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Making waves: Pattern formation by a cell surface-associated signal
Angela Stevens and Lotte Sogaard-Andersen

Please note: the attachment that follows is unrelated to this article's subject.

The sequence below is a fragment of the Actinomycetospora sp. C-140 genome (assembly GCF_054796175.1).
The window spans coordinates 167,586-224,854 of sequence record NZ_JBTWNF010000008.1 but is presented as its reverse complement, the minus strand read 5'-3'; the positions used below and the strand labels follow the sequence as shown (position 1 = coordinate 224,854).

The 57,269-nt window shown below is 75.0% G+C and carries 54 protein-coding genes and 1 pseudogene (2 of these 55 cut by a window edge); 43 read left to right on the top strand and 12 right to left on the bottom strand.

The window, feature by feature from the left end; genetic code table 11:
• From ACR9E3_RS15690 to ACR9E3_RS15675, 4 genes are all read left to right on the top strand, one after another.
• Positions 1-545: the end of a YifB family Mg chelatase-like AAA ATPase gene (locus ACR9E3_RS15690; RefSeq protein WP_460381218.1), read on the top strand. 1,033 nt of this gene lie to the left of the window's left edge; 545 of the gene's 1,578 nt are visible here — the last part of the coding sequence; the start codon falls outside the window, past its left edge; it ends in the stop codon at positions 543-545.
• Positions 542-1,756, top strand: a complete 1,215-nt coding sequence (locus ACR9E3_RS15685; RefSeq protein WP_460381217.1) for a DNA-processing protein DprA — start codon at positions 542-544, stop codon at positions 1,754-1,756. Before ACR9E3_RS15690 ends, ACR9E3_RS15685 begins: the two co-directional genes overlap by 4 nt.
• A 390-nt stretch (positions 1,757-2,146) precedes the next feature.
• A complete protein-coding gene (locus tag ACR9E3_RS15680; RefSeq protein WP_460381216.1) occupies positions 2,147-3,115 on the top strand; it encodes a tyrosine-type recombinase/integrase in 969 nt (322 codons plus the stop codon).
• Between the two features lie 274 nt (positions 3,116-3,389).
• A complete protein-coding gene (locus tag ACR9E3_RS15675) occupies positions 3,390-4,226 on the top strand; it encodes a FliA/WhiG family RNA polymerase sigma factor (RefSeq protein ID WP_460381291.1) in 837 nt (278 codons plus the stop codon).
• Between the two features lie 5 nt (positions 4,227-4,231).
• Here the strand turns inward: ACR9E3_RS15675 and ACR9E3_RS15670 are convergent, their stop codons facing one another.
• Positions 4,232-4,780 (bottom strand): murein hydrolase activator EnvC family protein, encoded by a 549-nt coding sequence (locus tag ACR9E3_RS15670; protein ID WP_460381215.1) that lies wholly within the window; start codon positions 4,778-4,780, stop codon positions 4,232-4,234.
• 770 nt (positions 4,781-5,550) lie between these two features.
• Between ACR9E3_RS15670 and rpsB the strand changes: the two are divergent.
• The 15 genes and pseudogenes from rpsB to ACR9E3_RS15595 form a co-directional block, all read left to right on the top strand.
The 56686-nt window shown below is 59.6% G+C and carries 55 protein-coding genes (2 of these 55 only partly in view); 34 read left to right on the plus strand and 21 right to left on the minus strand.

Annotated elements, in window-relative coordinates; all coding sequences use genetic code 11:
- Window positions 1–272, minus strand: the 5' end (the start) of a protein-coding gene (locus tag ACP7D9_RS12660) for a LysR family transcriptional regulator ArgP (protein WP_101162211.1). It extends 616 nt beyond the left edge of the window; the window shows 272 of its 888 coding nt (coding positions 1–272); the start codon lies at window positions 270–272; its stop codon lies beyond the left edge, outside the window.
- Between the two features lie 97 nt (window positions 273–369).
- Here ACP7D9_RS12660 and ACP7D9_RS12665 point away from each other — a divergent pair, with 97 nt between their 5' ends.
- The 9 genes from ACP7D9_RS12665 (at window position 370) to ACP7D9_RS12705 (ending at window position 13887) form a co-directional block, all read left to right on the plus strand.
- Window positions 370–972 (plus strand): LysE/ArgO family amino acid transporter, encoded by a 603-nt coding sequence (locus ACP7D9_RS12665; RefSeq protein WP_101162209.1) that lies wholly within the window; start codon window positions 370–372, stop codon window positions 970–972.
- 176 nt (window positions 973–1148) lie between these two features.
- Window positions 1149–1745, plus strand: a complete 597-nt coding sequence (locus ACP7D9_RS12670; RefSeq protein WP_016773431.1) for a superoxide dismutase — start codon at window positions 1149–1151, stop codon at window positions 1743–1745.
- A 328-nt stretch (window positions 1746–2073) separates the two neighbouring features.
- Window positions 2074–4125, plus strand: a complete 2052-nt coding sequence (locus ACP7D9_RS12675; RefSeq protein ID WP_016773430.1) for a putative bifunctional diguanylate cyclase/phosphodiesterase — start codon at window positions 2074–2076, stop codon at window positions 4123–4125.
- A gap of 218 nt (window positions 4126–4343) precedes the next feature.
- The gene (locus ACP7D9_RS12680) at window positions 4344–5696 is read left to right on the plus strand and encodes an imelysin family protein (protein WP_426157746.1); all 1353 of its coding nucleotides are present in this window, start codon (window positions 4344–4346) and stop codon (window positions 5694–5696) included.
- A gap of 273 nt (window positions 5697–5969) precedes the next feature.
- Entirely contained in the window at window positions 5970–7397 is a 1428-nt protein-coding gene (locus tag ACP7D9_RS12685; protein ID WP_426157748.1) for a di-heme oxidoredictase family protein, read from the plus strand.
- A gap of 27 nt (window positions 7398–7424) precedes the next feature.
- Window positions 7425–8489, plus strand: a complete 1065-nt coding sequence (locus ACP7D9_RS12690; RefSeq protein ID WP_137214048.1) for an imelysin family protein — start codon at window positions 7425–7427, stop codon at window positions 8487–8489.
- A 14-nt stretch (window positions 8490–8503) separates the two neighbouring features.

Starving Myxococcus xanthus cells organise into two strikingly different spatio-temporal patterns: rippling or aggregation of cells into fruiting bodies. Formation of both patterns depends on a cell surface-associated, non-diffusible signal, the C-signal. A key motility parameter modulated by the C-signal during pattern formation is the frequency at which cells reverse their gliding direction, with low and high levels of C-signalling causing an increase and a decrease in the reversal frequency, respectively. Recently, a simple yet elegant mathematical model was proposed to explain the mechanism underlying the non-linear dependence of the reversal frequency on C-signalling levels. The mathematical solution hinges on the introduction of a negative feedback loop into the biochemical circuit that regulates the reversal frequency. This system displays an oscillatory behaviour in which the oscillation frequency depends in a non-monotonic manner on the level of C-signalling. Thus, the biochemical oscillator recapitulates the effect of the C-signal on the reversal frequency. The challenge for biologists is now to test the mathematical model experimentally.